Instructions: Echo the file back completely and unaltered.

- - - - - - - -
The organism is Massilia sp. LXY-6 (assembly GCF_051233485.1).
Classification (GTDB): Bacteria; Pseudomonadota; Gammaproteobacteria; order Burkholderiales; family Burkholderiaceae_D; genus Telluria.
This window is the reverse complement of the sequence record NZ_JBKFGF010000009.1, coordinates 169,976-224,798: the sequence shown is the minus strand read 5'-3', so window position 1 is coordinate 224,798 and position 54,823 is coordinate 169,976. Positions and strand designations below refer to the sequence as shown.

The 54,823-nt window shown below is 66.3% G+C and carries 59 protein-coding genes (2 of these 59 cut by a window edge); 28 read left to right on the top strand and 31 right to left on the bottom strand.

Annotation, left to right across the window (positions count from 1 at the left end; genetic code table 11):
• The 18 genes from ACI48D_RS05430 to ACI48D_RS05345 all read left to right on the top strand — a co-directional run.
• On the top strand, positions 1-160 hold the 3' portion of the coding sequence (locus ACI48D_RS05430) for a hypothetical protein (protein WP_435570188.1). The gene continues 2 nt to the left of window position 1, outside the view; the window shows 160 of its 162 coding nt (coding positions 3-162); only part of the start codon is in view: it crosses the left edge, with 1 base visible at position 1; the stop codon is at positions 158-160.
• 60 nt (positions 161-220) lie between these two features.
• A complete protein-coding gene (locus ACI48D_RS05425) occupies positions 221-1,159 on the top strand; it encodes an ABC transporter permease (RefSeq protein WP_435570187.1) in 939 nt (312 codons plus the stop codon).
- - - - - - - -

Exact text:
The organism is Massilia sp. LXY-6 (assembly GCF_051233485.1).
Classification (GTDB): Bacteria; Pseudomonadota; Gammaproteobacteria; order Burkholderiales; family Burkholderiaceae_D; genus Telluria.
This window is the reverse complement of the sequence record NZ_JBKFGF010000009.1, coordinates 169,976-224,798: the sequence shown is the minus strand read 5'-3', so window position 1 is coordinate 224,798 and position 54,823 is coordinate 169,976. Positions and strand designations below refer to the sequence as shown.

The 54,823-nt window shown below is 66.3% G+C and carries 59 protein-coding genes (2 of these 59 cut by a window edge); 28 read left to right on the top strand and 31 right to left on the bottom strand.

Annotation, left to right across the window (positions count from 1 at the left end; genetic code table 11):
• The 18 genes from ACI48D_RS05430 to ACI48D_RS05345 all read left to right on the top strand — a co-directional run.
• On the top strand, positions 1-160 hold the 3' portion of the coding sequence (locus ACI48D_RS05430) for a hypothetical protein (protein WP_435570188.1). The gene continues 2 nt to the left of window position 1, outside the view; the window shows 160 of its 162 coding nt (coding positions 3-162); only part of the start codon is in view: it crosses the left edge, with 1 base visible at position 1; the stop codon is at positions 158-160.
• 60 nt (positions 161-220) lie between these two features.
• A complete protein-coding gene (locus ACI48D_RS05425) occupies positions 221-1,159 on the top strand; it encodes an ABC transporter permease (RefSeq protein WP_435570187.1) in 939 nt (312 codons plus the stop codon).